The world leader in cable cleats has seen its global exports climb appreciably in 14 years and maintains a vision to keep growing in the GCC area
Some 25 per cent of cable cleats exported by UK-based Ellis Patents Limited last year went to the GCC region, the company says.
Top markets there were Saudi Arabia, the UAE and Oman, according to Tony Conroy, Ellis’ export sales director. Ellis registered total sales of 7 million British pounds ($10.98 million) in 2014 and global exports accounted for more than 50 per cent of that.
“We supply and have fulfilled a large number of specifications across the region over the last few years. This number is growing all the time and as it grows the size and prestige of the projects can also be seen to grow,” said Conroy.
“During the last year alone, these installations have included securing power cables throughout the 75,000 sq m central utility complex (CUC) of the Shamiya Haram in Mecca and the King Abdulaziz International Airport in Jeddah. In both instances, the primary element of the order was Emperor cable cleat.”
Emperor and Vulcan+ are specified in the Gulf with far greater regularity than any of Ellis’ other products, the preference being the same on a global scale, said Conroy. “They are both stainless steel cleats and one of the reasons for their success is their suitability for virtually any installation application.”
Ellis has a wide range of offerings, its other products including Pegasus, Alpha, Atlas, Flexi-Strap, Protect, Matrix, Vari-Cleat and many more. Ellis recently launched Pegasus – a modular cable hanging system that is stronger, lighter and, because it is has been designed to be made to order, even more flexible than any other solution currently available.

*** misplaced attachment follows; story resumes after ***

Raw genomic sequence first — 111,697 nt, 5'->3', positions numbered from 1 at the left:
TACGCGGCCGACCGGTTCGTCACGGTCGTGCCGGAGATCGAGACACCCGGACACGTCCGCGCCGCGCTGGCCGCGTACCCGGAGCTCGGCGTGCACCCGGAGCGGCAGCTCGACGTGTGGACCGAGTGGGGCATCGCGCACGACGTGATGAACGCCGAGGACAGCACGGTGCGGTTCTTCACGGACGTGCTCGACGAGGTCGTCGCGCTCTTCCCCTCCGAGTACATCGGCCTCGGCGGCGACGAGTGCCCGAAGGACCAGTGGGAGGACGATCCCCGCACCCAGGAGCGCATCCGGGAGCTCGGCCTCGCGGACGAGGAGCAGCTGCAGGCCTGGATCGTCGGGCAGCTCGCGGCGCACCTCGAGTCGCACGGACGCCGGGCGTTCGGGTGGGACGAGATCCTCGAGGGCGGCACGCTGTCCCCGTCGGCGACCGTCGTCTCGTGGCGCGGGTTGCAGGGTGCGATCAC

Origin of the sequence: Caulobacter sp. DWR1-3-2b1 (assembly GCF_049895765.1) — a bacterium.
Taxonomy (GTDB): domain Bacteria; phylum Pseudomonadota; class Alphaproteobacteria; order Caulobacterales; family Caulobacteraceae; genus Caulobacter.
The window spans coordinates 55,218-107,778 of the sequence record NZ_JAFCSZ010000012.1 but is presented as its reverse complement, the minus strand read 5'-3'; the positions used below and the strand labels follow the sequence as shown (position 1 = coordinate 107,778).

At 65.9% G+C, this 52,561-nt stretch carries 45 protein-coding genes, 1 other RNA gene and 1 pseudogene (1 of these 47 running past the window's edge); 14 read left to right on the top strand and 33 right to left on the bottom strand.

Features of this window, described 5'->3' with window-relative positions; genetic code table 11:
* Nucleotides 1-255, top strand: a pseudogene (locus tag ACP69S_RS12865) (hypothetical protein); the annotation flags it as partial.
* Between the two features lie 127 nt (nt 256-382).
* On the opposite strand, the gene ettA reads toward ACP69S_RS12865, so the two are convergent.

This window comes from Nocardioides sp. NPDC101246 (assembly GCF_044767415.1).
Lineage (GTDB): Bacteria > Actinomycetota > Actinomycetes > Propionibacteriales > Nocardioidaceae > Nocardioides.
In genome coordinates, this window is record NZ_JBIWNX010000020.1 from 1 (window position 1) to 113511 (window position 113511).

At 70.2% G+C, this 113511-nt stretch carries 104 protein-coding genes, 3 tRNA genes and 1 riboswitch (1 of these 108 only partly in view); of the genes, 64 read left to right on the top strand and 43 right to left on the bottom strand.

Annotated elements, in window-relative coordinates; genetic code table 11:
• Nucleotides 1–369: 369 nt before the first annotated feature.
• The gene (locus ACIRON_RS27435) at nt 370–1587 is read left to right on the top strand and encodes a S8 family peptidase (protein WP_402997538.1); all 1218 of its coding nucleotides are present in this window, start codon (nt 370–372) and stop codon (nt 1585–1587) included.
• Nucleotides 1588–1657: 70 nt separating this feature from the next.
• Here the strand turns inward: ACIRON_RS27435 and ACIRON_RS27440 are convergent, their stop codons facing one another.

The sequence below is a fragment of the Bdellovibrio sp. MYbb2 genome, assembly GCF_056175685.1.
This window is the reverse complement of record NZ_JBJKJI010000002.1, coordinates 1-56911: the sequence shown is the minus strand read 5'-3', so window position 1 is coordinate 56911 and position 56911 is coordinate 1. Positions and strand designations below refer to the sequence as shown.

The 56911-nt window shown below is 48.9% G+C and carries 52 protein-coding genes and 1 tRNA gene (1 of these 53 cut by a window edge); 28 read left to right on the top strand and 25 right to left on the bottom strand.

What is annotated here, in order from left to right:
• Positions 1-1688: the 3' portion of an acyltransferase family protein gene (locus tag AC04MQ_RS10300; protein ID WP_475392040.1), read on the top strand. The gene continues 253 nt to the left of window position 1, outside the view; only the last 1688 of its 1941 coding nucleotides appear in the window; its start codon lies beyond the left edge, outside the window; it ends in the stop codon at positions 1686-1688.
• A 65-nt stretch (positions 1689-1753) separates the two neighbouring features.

Discussing focus and approach, Conroy said: “We intend to continue growing. We have new products that will be introduced to the market as the year goes on and we hope that these will have a positive impact on our performance.
“Our export approach is the same the world over. We seek to identify and recruit local distributors, whose knowledge of their market, its customs and peculiarities is far great than ours can ever be. In the GCC region we currently have four distributors covering four different countries of what is an extremely important part of the export market.”
Conroy recalls that when he started at Ellis in 2001, export sales did exist but only as a very small percentage of turnover. The company today has a dedicated team of four in Rillington, UK, a business development manager covering Latin America and a network of 30 local market distributors across the globe.
Ellis is the only leading manufacturer in the global electrical industry that focuses solely on cable cleats.
The company is counted as the world’s leader in cable cleats. According to IEC 61914:2009, a cable cleat is a device designed to provide securing of cables when installed at intervals along the length of cables.
“Ellis is the world leader in cable cleats. Our products are tried, tested and trusted around the globe and are suitable for all electrical power cable applications. They are primarily used in power distribution and production, offshore and transport infrastructure projects and can be found installed across the GCC region,” said Conroy.
Cleats are key to securing the safety of the cable system. Ellis prides itself in making the product as safe as possible.
“In order for any electrical installation to be deemed safe, cables need to be restrained in a manner that can withstand the forces they generate, including those generated during a short-circuit. And that, in a nutshell, is the job of the cleat. Take them away and the dangers posed by a short-circuit are plentiful; costly damage to cables and cable management systems, plus the risk to life posed by incorrectly installed live cables,” explained Conroy.
So how does Ellis ensure the product is on the right side of safety?
“Ellis makes this possible by putting all of their products through rigorous testing prior to them ever coming to market. The purpose of this is to ensure a particular product can safely claim to have a certain short circuit withstand when placed at specific intervals along the length of an installation.
“The issue with cleats being that it’s imperative that the installed cleat is correctly specified – as all an underspecified one will do in a short circuit scenario is add to the potentially lethal shrapnel.”